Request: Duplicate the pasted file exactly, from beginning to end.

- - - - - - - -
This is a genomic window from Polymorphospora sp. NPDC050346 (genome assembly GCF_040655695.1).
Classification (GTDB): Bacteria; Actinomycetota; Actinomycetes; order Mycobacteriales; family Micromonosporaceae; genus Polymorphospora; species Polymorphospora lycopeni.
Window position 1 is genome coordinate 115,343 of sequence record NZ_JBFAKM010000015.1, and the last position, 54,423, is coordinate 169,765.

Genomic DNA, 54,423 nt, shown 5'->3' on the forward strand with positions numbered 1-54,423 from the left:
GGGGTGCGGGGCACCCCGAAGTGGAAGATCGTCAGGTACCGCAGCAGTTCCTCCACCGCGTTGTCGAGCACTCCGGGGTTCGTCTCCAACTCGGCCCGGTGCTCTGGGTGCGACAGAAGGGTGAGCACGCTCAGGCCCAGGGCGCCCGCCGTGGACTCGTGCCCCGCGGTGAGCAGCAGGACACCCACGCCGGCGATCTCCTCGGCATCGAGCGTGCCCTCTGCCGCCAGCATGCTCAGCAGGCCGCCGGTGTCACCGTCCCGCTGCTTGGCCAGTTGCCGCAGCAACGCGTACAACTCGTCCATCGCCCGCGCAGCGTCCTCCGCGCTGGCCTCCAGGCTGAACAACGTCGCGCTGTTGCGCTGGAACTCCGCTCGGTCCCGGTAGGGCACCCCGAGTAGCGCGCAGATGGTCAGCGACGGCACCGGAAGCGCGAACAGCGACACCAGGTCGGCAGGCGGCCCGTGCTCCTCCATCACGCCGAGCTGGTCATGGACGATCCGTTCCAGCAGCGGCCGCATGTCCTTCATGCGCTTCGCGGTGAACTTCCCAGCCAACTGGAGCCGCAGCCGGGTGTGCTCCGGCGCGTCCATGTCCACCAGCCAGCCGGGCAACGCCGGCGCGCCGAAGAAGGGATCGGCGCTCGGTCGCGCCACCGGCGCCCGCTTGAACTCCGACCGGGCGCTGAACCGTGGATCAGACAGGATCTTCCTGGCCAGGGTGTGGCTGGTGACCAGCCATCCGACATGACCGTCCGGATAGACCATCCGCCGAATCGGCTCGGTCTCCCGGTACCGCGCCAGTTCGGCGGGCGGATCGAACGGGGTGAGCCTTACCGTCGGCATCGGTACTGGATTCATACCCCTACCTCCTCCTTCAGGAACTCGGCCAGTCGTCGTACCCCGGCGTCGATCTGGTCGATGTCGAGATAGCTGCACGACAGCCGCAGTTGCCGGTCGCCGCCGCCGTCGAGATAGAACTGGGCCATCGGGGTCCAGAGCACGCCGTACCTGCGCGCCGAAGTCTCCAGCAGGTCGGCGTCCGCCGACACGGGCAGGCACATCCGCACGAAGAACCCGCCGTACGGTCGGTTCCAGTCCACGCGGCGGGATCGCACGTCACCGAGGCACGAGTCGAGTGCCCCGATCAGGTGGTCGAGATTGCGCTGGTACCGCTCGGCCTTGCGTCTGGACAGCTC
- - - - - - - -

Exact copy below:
This is a genomic window from Polymorphospora sp. NPDC050346 (genome assembly GCF_040655695.1).
Classification (GTDB): Bacteria; Actinomycetota; Actinomycetes; order Mycobacteriales; family Micromonosporaceae; genus Polymorphospora; species Polymorphospora lycopeni.
Window position 1 is genome coordinate 115,343 of sequence record NZ_JBFAKM010000015.1, and the last position, 54,423, is coordinate 169,765.

Genomic DNA, 54,423 nt, shown 5'->3' on the forward strand with positions numbered 1-54,423 from the left:
GGGGTGCGGGGCACCCCGAAGTGGAAGATCGTCAGGTACCGCAGCAGTTCCTCCACCGCGTTGTCGAGCACTCCGGGGTTCGTCTCCAACTCGGCCCGGTGCTCTGGGTGCGACAGAAGGGTGAGCACGCTCAGGCCCAGGGCGCCCGCCGTGGACTCGTGCCCCGCGGTGAGCAGCAGGACACCCACGCCGGCGATCTCCTCGGCATCGAGCGTGCCCTCTGCCGCCAGCATGCTCAGCAGGCCGCCGGTGTCACCGTCCCGCTGCTTGGCCAGTTGCCGCAGCAACGCGTACAACTCGTCCATCGCCCGCGCAGCGTCCTCCGCGCTGGCCTCCAGGCTGAACAACGTCGCGCTGTTGCGCTGGAACTCCGCTCGGTCCCGGTAGGGCACCCCGAGTAGCGCGCAGATGGTCAGCGACGGCACCGGAAGCGCGAACAGCGACACCAGGTCGGCAGGCGGCCCGTGCTCCTCCATCACGCCGAGCTGGTCATGGACGATCCGTTCCAGCAGCGGCCGCATGTCCTTCATGCGCTTCGCGGTGAACTTCCCAGCCAACTGGAGCCGCAGCCGGGTGTGCTCCGGCGCGTCCATGTCCACCAGCCAGCCGGGCAACGCCGGCGCGCCGAAGAAGGGATCGGCGCTCGGTCGCGCCACCGGCGCCCGCTTGAACTCCGACCGGGCGCTGAACCGTGGATCAGACAGGATCTTCCTGGCCAGGGTGTGGCTGGTGACCAGCCATCCGACATGACCGTCCGGATAGACCATCCGCCGAATCGGCTCGGTCTCCCGGTACCGCGCCAGTTCGGCGGGCGGATCGAACGGGGTGAGCCTTACCGTCGGCATCGGTACTGGATTCATACCCCTACCTCCTCCTTCAGGAACTCGGCCAGTCGTCGTACCCCGGCGTCGATCTGGTCGATGTCGAGATAGCTGCACGACAGCCGCAGTTGCCGGTCGCCGCCGCCGTCGAGATAGAACTGGGCCATCGGGGTCCAGAGCACGCCGTACCTGCGCGCCGAAGTCTCCAGCAGGTCGGCGTCCGCCGACACGGGCAGGCACATCCGCACGAAGAACCCGCCGTACGGTCGGTTCCAGTCCACGCGGCGGGATCGCACGTCACCGAGGCACGAGTCGAGTGCCCCGATCAGGTGGTCGAGATTGCGCTGGTACCGCTCGGCCTTGCGTCTGGACAGCTC